(1) First, the vast majority of Israel, having accommodated to their situation in Babylon, many of them amassing wealth, simply refused to return to Jerusalem. (2) Those who did return had no enthusiasm whatever for rebuilding the temple, their chief concern being the building of their own houses. (3) They grossly neglected the requirements of God’s worship. (4) Even after the second temple had finally been constructed, Malachi flatly declared that the people were “robbing God”! Things in Israel had gone from bad to worse during that first generation of returnees. As the situation deteriorated, there is no wonder that the psalmist included this earnest, even urgent, plea for God to save them.

“Turn us, O God of our salvation” This means, “Turn us from our sins.” God could not bless Israel as long as they preferred iniquity to the righteousness God required of them. “This is always the proper spirit in prayer. The first thing is not that God should take away his wrath, but that he would dispose us to forsake our sins.”(F6)

This paragraph (Psalms 85:4-7) carries three petitions. The first of these is “Turn us” (Psalms 85:4).

“Wilt thou be angry forever?… unto all generations” “Such plaintive questions frequently accompany supplications for forgiveness and restoration. They do not reveal impatience or mistrust but speak, rather, of the earnestness of the petitioner.”(F7)

“Wilt thou not quicken us again?” This is the second of the three petitions, It means, “rejuvenate us”; “give us a new spirit”; “make us alive again.” There is an overtone here of the ultimate achievement of such a thing in the New Birth revealed in the New Testament.

“Show us thy lovingkindness… grant us thy salvation” This is the third of the petitions. “It is a request that Israel might experience fulfilment of the covenant-promises of God’s steadfast love and their own salvation.”(F8)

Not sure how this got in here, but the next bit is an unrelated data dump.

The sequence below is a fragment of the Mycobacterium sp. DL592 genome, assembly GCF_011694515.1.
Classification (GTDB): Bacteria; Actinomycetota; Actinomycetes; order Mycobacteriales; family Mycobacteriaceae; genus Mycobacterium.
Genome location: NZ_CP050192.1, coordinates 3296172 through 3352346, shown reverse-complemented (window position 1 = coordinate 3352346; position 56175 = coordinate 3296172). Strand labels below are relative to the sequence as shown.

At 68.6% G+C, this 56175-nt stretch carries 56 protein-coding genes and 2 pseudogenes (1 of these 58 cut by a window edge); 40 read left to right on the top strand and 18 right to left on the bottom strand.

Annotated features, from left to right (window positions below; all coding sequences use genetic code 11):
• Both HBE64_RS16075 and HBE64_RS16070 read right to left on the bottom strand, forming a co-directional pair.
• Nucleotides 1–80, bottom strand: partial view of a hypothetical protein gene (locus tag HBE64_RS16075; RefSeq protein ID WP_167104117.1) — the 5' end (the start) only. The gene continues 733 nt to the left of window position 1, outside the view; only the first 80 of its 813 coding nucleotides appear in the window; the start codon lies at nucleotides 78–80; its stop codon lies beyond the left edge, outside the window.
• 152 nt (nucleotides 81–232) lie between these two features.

Verses 8-13


“I will hear what God Jehovah will speak; For he will speak peace unto his people, and to his saints: But let them not turn again to folly. Surely his salvation is near them that fear him, That glory may dwell in our land. Mercy and truth are met together; Righteousness and peace have kissed each other. Truth springeth out of the earth; And righteousness hath looked down from heaven. Yea, Jehovah will give that which is good; And our land shall yield its increase. Righteousness shall go before him, And shall make his footsteps a way to walk in.”

As McCullough noted, “This section has been thought to be eschatological by Kittel and Oesterley; and it must be admitted that the words here have an absolute character and even an eschatological coloring, justifying the choice in the Book of Common Prayer of this psalm as a `proper psalm’ for Christmas Day.”(F9)

“Let them not turn again to folly” This was a warning to Israel, and also to all men, that returning to folly could result only in God’s disapproval and condemnation.

Alas, Israel did not heed this. Instead of clinging faithfully to God and constructing that magnificent temple envisioned in the last few chapters of Ezekiel, which God intended to be a vast center for the evangelization of the whole world, Israel returned with all their hearts (as a people) to their former transgressions, with only one variation. They never again worshipped pagan gods; but otherwise, their unrighteous conduct was an outrage against God and mankind.